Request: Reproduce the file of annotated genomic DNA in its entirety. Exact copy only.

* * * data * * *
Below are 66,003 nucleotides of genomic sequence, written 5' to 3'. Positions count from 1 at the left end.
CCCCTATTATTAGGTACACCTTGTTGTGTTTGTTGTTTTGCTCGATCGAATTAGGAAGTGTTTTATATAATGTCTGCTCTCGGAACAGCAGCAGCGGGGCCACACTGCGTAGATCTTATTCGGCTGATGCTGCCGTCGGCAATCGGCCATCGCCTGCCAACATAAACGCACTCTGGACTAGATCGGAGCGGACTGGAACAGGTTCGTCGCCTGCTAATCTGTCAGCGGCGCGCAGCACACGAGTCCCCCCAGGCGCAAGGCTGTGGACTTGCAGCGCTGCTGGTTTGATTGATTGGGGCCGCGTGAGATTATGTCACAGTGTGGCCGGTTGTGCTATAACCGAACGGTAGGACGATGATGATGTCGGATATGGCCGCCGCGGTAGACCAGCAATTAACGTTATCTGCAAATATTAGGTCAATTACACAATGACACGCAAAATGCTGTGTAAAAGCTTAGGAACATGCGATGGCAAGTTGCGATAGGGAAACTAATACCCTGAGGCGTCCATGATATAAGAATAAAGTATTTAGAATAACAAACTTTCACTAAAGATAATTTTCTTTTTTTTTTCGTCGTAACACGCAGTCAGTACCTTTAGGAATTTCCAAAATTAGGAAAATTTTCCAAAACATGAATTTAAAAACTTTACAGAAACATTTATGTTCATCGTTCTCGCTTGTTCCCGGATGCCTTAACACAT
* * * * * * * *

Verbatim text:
Below are 66,003 nucleotides of genomic sequence, written 5' to 3'. Positions count from 1 at the left end.
CCCCTATTATTAGGTACACCTTGTTGTGTTTGTTGTTTTGCTCGATCGAATTAGGAAGTGTTTTATATAATGTCTGCTCTCGGAACAGCAGCAGCGGGGCCACACTGCGTAGATCTTATTCGGCTGATGCTGCCGTCGGCAATCGGCCATCGCCTGCCAACATAAACGCACTCTGGACTAGATCGGAGCGGACTGGAACAGGTTCGTCGCCTGCTAATCTGTCAGCGGCGCGCAGCACACGAGTCCCCCCAGGCGCAAGGCTGTGGACTTGCAGCGCTGCTGGTTTGATTGATTGGGGCCGCGTGAGATTATGTCACAGTGTGGCCGGTTGTGCTATAACCGAACGGTAGGACGATGATGATGTCGGATATGGCCGCCGCGGTAGACCAGCAATTAACGTTATCTGCAAATATTAGGTCAATTACACAATGACACGCAAAATGCTGTGTAAAAGCTTAGGAACATGCGATGGCAAGTTGCGATAGGGAAACTAATACCCTGAGGCGTCCATGATATAAGAATAAAGTATTTAGAATAACAAACTTTCACTAAAGATAATTTTCTTTTTTTTTTCGTCGTAACACGCAGTCAGTACCTTTAGGAATTTCCAAAATTAGGAAAATTTTCCAAAACATGAATTTAAAAACTTTACAGAAACATTTATGTTCATCGTTCTCGCTTGTTCCCGGATGCCTTAACACAT